Mirror mirror on the wall, which marketing metrics are the fairest of them all? The answer is simple. The most effective metrics are those that measure meaningful results, not just results that give you a false sense of security.
Vanity metrics are results that might make you look good to the powers that be, but they don’t really measure anything that leads to growth or necessary change. In most cases, they don’t even matter to the success of your marketing, let alone that success of your credit union. Consider the following.
It may surprise you to see new members categorized as a vanity metric. Obviously, growth is important to every credit union. But new members who only have a share account are generally not the kind of growth you need. Those are the members costing you money. The key metric is how successful your credit union is at deepening its relationship with those members. Measure the number of new members against your credit union’s onboarding efforts. How many of the products and services being marketed to them are they actually using? That is your measure of new member success.
Social Media “Likes”
Your credit union has 2,000 likes on Facebook. What happens now? You go for 2,001? Is your credit union any better or worse for the number of people liking or following you? Maybe, but you can’t possibly know that by measuring your likes on social media. How many of those followers are buying what you are selling? How many of them are you regularly engaging in conversation? How many of them are even members of your credit union? The point of social media is to get your members’ (and non-members’) attention by engaging them in conversation. It takes time, but the results of those conversations should deepen relationships with current members or get non-members to join your credit union. If you are not measuring that, your likes don’t matter.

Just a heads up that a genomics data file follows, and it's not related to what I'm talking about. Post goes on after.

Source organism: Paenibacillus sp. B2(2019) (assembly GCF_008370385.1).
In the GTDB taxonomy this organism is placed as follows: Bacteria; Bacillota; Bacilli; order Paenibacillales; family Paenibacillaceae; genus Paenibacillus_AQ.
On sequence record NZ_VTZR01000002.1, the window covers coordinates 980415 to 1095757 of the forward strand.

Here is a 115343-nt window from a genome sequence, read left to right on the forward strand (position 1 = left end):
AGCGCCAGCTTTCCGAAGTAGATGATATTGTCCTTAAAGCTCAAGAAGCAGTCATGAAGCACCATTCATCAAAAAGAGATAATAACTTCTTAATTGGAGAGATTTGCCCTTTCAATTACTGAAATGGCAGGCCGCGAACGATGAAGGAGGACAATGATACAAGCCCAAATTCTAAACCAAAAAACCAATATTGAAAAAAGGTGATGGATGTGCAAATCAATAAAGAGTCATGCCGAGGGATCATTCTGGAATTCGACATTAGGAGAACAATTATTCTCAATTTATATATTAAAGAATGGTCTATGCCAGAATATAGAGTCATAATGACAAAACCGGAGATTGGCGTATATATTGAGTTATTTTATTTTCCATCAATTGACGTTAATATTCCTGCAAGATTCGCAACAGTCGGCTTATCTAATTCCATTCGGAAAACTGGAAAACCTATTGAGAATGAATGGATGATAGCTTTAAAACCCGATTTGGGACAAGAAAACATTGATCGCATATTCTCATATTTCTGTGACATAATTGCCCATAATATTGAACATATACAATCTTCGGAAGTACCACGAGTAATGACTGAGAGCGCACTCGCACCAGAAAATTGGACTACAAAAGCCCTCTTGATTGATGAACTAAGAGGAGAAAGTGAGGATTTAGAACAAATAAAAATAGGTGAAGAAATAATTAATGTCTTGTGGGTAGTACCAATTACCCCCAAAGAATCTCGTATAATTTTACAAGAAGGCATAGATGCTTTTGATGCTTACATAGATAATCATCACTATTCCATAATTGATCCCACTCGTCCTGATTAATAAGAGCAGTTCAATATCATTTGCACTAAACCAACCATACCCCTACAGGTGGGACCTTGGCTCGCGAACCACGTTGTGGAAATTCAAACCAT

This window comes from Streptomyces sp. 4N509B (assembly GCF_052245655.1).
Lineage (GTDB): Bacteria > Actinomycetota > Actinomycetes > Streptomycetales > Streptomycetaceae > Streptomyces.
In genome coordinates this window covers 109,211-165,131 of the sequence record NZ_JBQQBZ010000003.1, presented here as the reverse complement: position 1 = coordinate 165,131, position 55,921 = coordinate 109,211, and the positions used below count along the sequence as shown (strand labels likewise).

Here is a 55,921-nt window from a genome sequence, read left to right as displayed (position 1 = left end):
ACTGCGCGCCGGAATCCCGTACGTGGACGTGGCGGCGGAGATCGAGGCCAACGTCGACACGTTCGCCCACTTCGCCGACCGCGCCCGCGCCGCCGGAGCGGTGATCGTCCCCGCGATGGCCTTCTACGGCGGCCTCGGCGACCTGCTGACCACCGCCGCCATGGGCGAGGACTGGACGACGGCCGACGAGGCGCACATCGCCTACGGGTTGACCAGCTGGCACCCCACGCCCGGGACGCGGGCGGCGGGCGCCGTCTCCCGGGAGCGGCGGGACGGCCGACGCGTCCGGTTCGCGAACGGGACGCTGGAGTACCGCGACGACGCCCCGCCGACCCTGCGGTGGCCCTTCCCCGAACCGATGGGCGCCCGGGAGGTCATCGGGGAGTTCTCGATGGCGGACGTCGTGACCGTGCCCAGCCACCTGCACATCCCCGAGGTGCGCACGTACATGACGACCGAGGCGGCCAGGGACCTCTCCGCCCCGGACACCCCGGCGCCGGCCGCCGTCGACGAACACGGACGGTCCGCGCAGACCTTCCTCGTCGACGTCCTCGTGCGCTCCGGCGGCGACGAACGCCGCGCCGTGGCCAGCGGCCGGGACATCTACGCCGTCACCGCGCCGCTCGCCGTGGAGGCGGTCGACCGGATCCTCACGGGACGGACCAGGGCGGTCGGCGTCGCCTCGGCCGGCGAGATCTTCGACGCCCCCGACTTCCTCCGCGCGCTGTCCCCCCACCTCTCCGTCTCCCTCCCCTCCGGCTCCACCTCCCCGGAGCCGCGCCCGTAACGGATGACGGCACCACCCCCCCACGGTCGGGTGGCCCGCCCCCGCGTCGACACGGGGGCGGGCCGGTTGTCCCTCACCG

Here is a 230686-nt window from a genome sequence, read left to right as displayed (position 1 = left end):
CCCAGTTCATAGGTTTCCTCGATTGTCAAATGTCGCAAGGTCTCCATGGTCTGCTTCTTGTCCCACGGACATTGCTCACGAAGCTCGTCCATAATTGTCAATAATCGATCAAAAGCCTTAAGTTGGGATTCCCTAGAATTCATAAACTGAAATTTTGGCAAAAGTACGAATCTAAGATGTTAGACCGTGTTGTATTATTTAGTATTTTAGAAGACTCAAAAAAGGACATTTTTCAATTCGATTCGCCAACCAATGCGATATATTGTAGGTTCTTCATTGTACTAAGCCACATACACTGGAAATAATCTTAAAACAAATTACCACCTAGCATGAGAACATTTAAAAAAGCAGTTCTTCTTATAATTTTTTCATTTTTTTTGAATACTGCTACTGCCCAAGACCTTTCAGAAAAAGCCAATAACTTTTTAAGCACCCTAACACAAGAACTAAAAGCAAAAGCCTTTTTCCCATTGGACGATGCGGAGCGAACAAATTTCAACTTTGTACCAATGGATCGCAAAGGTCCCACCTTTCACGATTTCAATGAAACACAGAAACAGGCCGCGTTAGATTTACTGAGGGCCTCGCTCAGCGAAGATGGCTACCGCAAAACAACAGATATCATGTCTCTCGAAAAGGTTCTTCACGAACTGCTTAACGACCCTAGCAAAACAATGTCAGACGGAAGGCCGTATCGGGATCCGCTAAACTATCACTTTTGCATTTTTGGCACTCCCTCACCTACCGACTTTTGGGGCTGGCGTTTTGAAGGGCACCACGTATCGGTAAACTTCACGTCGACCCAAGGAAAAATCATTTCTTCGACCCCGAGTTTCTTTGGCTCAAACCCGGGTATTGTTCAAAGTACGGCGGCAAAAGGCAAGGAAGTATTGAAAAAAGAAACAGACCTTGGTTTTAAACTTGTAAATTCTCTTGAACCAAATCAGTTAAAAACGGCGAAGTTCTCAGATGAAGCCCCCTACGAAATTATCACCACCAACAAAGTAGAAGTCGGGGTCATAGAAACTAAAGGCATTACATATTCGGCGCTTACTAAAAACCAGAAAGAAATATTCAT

Number of App Downloads
You probably know how many members have downloaded your mobile app. How many of them are active users and how does your credit union define an active user? Daily use? Weekly use? Active usage is your bread and butter measurement. Equally important if you can measure it is what those active users are doing when they use your app. Remember, the more tied they are to your credit union and the more they depend on your products and services, the more deeply loyal they are.
Peer benchmarking has its place, but you have to be careful with the way you use it, especially for marketing purposes. Comparing your credit union to other financial institutions with a similar asset size gives you a baseline of where you stand from a financial performance standpoint. From a marketing standpoint, that might not mean a whole lot. If loans are down compared to other credit unions, it may or may not be a marketing issue. Certainly look at that, but also consider using peer group data to gain a competitive advantage. Analyze the deposit market share of each of your branches and compare that to the branches of the competitors in your peer group. Also research your competitors’ websites to see which areas of business they are currently marketing. Use that information to position your products and services differently.
Vanity metrics might make your credit union marketing efforts look successful, but they aren’t helping you measure your marketing effectiveness. As the old saying goes, looks can be deceiving. Don’t fall into the trap of being deceived by your own metrics.